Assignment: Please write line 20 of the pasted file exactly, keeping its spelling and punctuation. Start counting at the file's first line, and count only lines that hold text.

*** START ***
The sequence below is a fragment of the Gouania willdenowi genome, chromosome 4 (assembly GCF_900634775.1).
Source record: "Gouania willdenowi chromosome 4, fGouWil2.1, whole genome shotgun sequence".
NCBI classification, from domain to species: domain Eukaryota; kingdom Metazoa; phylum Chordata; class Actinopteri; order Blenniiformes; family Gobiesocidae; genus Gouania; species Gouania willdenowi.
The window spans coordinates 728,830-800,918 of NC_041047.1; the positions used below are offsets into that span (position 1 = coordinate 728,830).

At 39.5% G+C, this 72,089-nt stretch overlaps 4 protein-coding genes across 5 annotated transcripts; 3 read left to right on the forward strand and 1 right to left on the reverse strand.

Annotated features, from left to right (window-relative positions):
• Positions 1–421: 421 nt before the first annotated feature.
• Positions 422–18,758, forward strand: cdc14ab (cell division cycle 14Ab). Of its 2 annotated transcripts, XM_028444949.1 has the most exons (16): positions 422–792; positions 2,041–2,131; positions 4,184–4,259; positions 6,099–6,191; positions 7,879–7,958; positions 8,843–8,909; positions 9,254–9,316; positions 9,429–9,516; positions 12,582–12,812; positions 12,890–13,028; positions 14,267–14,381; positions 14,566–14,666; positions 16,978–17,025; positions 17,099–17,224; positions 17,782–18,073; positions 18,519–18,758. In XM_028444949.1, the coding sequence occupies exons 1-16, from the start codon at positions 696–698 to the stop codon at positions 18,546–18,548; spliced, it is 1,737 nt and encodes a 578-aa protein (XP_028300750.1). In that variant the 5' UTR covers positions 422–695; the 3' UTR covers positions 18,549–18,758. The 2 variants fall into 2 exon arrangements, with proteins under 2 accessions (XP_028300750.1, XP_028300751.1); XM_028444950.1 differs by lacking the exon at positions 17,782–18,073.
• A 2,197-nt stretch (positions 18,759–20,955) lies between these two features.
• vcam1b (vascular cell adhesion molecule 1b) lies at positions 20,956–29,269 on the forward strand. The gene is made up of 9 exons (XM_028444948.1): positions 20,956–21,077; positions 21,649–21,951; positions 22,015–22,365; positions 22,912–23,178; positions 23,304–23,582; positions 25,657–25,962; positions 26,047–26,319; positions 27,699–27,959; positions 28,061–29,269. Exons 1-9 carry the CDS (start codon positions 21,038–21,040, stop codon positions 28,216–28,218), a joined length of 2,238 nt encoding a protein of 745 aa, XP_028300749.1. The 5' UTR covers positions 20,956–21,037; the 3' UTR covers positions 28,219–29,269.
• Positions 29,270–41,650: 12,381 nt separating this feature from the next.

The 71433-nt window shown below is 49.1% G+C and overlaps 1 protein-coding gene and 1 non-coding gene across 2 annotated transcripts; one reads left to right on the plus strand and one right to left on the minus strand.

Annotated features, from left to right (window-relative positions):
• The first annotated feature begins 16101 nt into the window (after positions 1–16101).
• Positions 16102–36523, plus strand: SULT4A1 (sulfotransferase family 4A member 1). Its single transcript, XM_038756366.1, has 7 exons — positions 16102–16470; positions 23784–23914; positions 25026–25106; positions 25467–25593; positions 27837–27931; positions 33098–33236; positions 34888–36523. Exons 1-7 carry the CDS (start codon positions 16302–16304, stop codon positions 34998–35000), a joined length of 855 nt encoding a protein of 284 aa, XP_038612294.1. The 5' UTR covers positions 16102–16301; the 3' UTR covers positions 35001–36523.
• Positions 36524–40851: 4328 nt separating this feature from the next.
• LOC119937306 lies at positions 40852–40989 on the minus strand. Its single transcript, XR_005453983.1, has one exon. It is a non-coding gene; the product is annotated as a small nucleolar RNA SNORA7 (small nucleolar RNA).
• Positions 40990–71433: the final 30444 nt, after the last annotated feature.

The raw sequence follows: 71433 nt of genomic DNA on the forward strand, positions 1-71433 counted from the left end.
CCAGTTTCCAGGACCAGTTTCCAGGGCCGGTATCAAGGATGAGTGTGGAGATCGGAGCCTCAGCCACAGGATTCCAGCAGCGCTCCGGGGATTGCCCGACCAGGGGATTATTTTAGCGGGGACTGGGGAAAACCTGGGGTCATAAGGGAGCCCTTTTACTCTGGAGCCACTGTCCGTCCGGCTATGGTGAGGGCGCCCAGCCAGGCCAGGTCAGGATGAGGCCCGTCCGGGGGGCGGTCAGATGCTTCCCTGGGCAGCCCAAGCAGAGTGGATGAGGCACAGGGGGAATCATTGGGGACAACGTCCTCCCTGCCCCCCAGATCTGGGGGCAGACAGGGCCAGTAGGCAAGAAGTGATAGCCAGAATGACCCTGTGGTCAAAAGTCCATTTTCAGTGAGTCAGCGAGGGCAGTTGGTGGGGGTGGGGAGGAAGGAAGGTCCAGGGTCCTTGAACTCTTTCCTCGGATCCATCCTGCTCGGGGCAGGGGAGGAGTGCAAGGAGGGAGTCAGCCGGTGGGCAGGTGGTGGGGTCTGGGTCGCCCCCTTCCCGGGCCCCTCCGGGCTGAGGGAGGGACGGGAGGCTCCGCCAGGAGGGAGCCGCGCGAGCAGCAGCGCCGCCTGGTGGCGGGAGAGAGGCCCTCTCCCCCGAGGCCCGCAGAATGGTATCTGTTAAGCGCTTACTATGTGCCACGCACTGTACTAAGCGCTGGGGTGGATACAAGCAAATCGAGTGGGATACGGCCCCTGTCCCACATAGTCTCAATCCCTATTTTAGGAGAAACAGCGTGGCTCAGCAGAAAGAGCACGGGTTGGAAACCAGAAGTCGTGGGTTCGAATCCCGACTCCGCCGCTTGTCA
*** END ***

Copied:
CCAGTTTCCAGGACCAGTTTCCAGGGCCGGTATCAAGGATGAGTGTGGAGATCGGAGCCTCAGCCACAGGATTCCAGCAGCGCTCCGGGGATTGCCCGACCAGGGGATTATTTTAGCGGGGACTGGGGAAAACCTGGGGTCATAAGGGAGCCCTTTTACTCTGGAGCCACTGTCCGTCCGGCTATGGTGAGGGCGCCCAGCCAGGCCAGGTCAGGATGAGGCCCGTCCGGGGGGCGGTCAGATGCTTCCCTGGGCAGCCCAAGCAGAGTGGATGAGGCACAGGGGGAATCATTGGGGACAACGTCCTCCCTGCCCCCCAGATCTGGGGGCAGACAGGGCCAGTAGGCAAGAAGTGATAGCCAGAATGACCCTGTGGTCAAAAGTCCATTTTCAGTGAGTCAGCGAGGGCAGTTGGTGGGGGTGGGGAGGAAGGAAGGTCCAGGGTCCTTGAACTCTTTCCTCGGATCCATCCTGCTCGGGGCAGGGGAGGAGTGCAAGGAGGGAGTCAGCCGGTGGGCAGGTGGTGGGGTCTGGGTCGCCCCCTTCCCGGGCCCCTCCGGGCTGAGGGAGGGACGGGAGGCTCCGCCAGGAGGGAGCCGCGCGAGCAGCAGCGCCGCCTGGTGGCGGGAGAGAGGCCCTCTCCCCCGAGGCCCGCAGAATGGTATCTGTTAAGCGCTTACTATGTGCCACGCACTGTACTAAGCGCTGGGGTGGATACAAGCAAATCGAGTGGGATACGGCCCCTGTCCCACATAGTCTCAATCCCTATTTTAGGAGAAACAGCGTGGCTCAGCAGAAAGAGCACGGGTTGGAAACCAGAAGTCGTGGGTTCGAATCCCGACTCCGCCGCTTGTCA